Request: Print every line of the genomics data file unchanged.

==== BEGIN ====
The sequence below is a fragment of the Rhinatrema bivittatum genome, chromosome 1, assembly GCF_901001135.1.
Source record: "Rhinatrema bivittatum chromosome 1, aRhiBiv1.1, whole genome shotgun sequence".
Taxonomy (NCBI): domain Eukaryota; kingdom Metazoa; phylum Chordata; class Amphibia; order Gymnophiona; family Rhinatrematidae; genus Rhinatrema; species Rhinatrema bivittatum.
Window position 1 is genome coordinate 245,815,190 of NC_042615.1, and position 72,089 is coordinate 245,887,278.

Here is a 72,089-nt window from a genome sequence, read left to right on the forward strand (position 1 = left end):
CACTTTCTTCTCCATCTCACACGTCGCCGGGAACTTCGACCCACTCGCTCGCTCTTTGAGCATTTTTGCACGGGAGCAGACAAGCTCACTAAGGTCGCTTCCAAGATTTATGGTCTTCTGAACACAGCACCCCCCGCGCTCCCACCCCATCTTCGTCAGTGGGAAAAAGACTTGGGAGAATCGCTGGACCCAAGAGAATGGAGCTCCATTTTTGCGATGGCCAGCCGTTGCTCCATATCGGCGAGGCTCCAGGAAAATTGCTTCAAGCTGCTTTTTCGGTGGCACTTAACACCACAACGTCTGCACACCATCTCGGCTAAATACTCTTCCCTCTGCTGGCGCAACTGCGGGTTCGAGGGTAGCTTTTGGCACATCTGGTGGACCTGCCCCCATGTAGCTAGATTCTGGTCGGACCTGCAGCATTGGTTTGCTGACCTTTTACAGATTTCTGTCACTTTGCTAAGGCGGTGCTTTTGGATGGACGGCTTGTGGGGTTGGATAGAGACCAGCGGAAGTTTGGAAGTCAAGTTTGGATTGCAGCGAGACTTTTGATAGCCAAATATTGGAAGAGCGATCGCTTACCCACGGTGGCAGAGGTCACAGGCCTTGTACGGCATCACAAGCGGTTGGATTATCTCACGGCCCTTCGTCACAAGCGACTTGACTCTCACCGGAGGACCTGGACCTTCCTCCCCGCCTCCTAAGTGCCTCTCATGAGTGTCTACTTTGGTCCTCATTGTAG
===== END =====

The sequence below is a fragment of the Rhinatrema bivittatum genome, chromosome 1, assembly GCF_901001135.1.
Source record: "Rhinatrema bivittatum chromosome 1, aRhiBiv1.1, whole genome shotgun sequence".
Taxonomy (NCBI): domain Eukaryota; kingdom Metazoa; phylum Chordata; class Amphibia; order Gymnophiona; family Rhinatrematidae; genus Rhinatrema; species Rhinatrema bivittatum.
Window position 1 is genome coordinate 245,815,190 of NC_042615.1, and position 72,089 is coordinate 245,887,278.

Here is a 72,089-nt window from a genome sequence, read left to right on the forward strand (position 1 = left end):
CACTTTCTTCTCCATCTCACACGTCGCCGGGAACTTCGACCCACTCGCTCGCTCTTTGAGCATTTTTGCACGGGAGCAGACAAGCTCACTAAGGTCGCTTCCAAGATTTATGGTCTTCTGAACACAGCACCCCCCGCGCTCCCACCCCATCTTCGTCAGTGGGAAAAAGACTTGGGAGAATCGCTGGACCCAAGAGAATGGAGCTCCATTTTTGCGATGGCCAGCCGTTGCTCCATATCGGCGAGGCTCCAGGAAAATTGCTTCAAGCTGCTTTTTCGGTGGCACTTAACACCACAACGTCTGCACACCATCTCGGCTAAATACTCTTCCCTCTGCTGGCGCAACTGCGGGTTCGAGGGTAGCTTTTGGCACATCTGGTGGACCTGCCCCCATGTAGCTAGATTCTGGTCGGACCTGCAGCATTGGTTTGCTGACCTTTTACAGATTTCTGTCACTTTGCTAAGGCGGTGCTTTTGGATGGACGGCTTGTGGGGTTGGATAGAGACCAGCGGAAGTTTGGAAGTCAAGTTTGGATTGCAGCGAGACTTTTGATAGCCAAATATTGGAAGAGCGATCGCTTACCCACGGTGGCAGAGGTCACAGGCCTTGTACGGCATCACAAGCGGTTGGATTATCTCACGGCCCTTCGTCACAAGCGACTTGACTCTCACCGGAGGACCTGGACCTTCCTCCCCGCCTCCTAAGTGCCTCTCATGAGTGTCTACTTTGGTCCTCATTGTAG